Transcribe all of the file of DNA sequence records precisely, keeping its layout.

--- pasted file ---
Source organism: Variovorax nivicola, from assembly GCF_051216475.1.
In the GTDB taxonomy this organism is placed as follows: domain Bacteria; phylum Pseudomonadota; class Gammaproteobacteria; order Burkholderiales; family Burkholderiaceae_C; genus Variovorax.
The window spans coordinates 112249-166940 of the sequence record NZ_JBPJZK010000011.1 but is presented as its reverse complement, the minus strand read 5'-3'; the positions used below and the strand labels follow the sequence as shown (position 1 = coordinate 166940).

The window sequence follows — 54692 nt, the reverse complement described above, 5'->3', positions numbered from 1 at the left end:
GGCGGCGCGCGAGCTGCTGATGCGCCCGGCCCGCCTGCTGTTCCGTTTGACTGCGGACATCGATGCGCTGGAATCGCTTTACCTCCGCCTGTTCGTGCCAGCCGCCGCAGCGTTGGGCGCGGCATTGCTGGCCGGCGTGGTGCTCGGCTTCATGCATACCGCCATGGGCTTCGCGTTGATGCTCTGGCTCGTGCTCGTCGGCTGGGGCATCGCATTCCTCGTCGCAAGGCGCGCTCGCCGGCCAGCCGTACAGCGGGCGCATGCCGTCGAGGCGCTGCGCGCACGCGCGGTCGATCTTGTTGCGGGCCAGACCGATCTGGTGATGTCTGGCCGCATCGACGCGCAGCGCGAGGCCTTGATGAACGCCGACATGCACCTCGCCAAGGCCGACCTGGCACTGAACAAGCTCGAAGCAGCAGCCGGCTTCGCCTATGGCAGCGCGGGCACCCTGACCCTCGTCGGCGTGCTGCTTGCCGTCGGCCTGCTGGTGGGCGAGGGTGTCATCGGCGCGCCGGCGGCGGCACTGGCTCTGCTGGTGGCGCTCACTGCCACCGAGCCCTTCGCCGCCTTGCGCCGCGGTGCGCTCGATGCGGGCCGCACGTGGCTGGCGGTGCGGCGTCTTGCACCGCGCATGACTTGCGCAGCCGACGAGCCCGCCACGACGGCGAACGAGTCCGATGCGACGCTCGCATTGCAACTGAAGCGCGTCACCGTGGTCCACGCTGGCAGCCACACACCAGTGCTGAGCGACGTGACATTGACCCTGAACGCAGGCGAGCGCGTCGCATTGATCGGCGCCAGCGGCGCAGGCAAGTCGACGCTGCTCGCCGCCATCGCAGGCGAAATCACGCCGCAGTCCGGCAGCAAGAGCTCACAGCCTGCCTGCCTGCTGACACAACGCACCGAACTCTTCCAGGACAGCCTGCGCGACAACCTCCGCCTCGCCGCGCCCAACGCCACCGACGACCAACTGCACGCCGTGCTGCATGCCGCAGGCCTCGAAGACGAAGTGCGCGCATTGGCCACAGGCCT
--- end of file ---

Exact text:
Source organism: Variovorax nivicola, from assembly GCF_051216475.1.
In the GTDB taxonomy this organism is placed as follows: domain Bacteria; phylum Pseudomonadota; class Gammaproteobacteria; order Burkholderiales; family Burkholderiaceae_C; genus Variovorax.
The window spans coordinates 112249-166940 of the sequence record NZ_JBPJZK010000011.1 but is presented as its reverse complement, the minus strand read 5'-3'; the positions used below and the strand labels follow the sequence as shown (position 1 = coordinate 166940).

The window sequence follows — 54692 nt, the reverse complement described above, 5'->3', positions numbered from 1 at the left end:
GGCGGCGCGCGAGCTGCTGATGCGCCCGGCCCGCCTGCTGTTCCGTTTGACTGCGGACATCGATGCGCTGGAATCGCTTTACCTCCGCCTGTTCGTGCCAGCCGCCGCAGCGTTGGGCGCGGCATTGCTGGCCGGCGTGGTGCTCGGCTTCATGCATACCGCCATGGGCTTCGCGTTGATGCTCTGGCTCGTGCTCGTCGGCTGGGGCATCGCATTCCTCGTCGCAAGGCGCGCTCGCCGGCCAGCCGTACAGCGGGCGCATGCCGTCGAGGCGCTGCGCGCACGCGCGGTCGATCTTGTTGCGGGCCAGACCGATCTGGTGATGTCTGGCCGCATCGACGCGCAGCGCGAGGCCTTGATGAACGCCGACATGCACCTCGCCAAGGCCGACCTGGCACTGAACAAGCTCGAAGCAGCAGCCGGCTTCGCCTATGGCAGCGCGGGCACCCTGACCCTCGTCGGCGTGCTGCTTGCCGTCGGCCTGCTGGTGGGCGAGGGTGTCATCGGCGCGCCGGCGGCGGCACTGGCTCTGCTGGTGGCGCTCACTGCCACCGAGCCCTTCGCCGCCTTGCGCCGCGGTGCGCTCGATGCGGGCCGCACGTGGCTGGCGGTGCGGCGTCTTGCACCGCGCATGACTTGCGCAGCCGACGAGCCCGCCACGACGGCGAACGAGTCCGATGCGACGCTCGCATTGCAACTGAAGCGCGTCACCGTGGTCCACGCTGGCAGCCACACACCAGTGCTGAGCGACGTGACATTGACCCTGAACGCAGGCGAGCGCGTCGCATTGATCGGCGCCAGCGGCGCAGGCAAGTCGACGCTGCTCGCCGCCATCGCAGGCGAAATCACGCCGCAGTCCGGCAGCAAGAGCTCACAGCCTGCCTGCCTGCTGACACAACGCACCGAACTCTTCCAGGACAGCCTGCGCGACAACCTCCGCCTCGCCGCGCCCAACGCCACCGACGACCAACTGCACGCCGTGCTGCATGCCGCAGGCCTCGAAGACGAAGTGCGCGCATTGGCCACAGGCCT